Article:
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Subject: Spades Rules, or why it takes me so long before I can play. rss

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Tom Thingamagummy
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Spades is a great game but it takes me a half hour to review the set of rules a particular individual knows. Spades is very much a local game. Here's a compiled list of ones that I've run into:

1.) The card deck. Some people play with a standard deck of cards. Other people play with two 2's removed, replaced by two Jokers (one Big, one Little).

2.) Trumps (non standard deck). Some people play that the 2 of Spades is the highest trump. Others play, Big Joker, Little Joker, 2 of Diamonds, 2 of Spades, then A-3.

3.) Bidding basics. You have to ask if people bid around the table, once at a time, or if one partnership decides together, and then the other partnership decides. There's the question of how much table talk... ("I've got two and a pop, maybe three"). Then the question of: Is there a minimum bid (board)? Most people play 4, but not all. And then, you have to ask: Can the total tricks equal 13? Some people play that the bid can never equal 13, thus creating sandbags or sets.

3.) Bidding Nil or Nullo. Some people play you can, some people play you can't. I've seen people who allow you to pass three cards between the partners when one bids nil. And some people play you can pass one card. One group only allowed the highest trump to be passed, which must be shown. Combine this with board, then you get: If one person bids nil, does the other person have to bid board?

4.) Bidding 10 tricks. Some people play that to bid 10 means you're going for 200, win or lose. Some people play that you can choose to go for + or - 200, or stick with the standard 100.

5.) Sandbags. 10 sandbags = -100. Some people play cutthroat, and that every 5 is -100. Others play precision, and that if both partners miss their exact bids, you get an extra sandbag. (If you bid 3 and your partner 2, and you take 4 and your partner takes 3, you get 3 sandbags).

6.) Not making your contract. (Getting "set"). First loss is a toss: if one side goes negative on the first hand, they lose the game. (only seen when I played for money). Three Strikes you're out: If you get set three times in one game, you lose.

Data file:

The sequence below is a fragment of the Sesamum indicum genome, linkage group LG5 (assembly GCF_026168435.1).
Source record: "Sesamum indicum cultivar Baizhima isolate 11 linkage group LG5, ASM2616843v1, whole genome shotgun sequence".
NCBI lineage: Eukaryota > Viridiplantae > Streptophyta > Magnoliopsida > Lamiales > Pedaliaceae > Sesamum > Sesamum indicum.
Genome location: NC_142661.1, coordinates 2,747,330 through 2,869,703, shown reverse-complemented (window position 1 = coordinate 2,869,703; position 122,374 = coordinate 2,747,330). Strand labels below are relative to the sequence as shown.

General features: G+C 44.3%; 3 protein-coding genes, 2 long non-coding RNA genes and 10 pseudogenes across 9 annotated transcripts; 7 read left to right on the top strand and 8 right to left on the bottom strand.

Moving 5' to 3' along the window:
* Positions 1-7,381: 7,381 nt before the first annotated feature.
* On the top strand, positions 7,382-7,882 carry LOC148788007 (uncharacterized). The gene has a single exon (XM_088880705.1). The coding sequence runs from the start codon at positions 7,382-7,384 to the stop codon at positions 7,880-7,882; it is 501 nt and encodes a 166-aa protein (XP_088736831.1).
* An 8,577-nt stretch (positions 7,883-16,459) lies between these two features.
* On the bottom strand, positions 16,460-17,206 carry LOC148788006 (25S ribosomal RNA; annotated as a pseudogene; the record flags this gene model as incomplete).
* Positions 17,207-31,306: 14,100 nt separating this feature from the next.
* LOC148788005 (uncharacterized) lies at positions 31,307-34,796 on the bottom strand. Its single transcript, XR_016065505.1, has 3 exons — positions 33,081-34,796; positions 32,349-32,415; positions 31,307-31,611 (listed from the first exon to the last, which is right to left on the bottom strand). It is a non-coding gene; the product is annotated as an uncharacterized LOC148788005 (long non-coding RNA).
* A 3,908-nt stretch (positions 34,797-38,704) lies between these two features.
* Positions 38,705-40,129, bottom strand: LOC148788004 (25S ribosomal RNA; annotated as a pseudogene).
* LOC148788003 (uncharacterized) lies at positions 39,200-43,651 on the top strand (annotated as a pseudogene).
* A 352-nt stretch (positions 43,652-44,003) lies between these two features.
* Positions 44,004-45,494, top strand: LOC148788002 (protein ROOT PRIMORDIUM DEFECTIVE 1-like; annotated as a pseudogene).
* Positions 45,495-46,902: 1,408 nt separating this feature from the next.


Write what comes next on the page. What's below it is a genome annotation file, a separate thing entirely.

7.) Playing Spades. You can only play spades once a trick has been trumped (spades are broken), while others allow you to start with any suit. And once I ran into "Rake 'em and Shake 'em." If any player leads the Big Joker, everyone must throw their highest trump.

8.) Who starts? Some people play that the person to the dealer's left starts, while others start with the "Major General" or the lowest ranking club.

It's amazing to me how many rules to this game I've run into!
 
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Donald Wilbur III
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Almost all of these variant rules make the game worse.
Rules 1 & 2 - Fortunately I've never seen anyone use these. (High, Low, Trey, Left Jack, Right Jack, Joker, Joker, Game ... this is Spades right?)

Rule 3 - I've seen variation on all these but each player bids their own hand seems to be the standard. (Make a rule about table talk before the game tho or somebody will be mad one way or the other).

Rule (second) 3 - This is where I've seen the most variants: No Mellow (Nil) accepted, Mellow is worth 0, Mellow is worth 50, Mellow is worth 100(outrageous), Mellow is worth 50 and Blind Mellow (Nil without looking at your cards first) is worth 100. Some people play you can pass three cards to your partner if you go Mellow (yech!) Of all those I think Mellow worth 0 is the best as it's way easier to get 0 tricks than 5 in most cases. In cases where Mellow is worth something it is scored separately from the partner's score.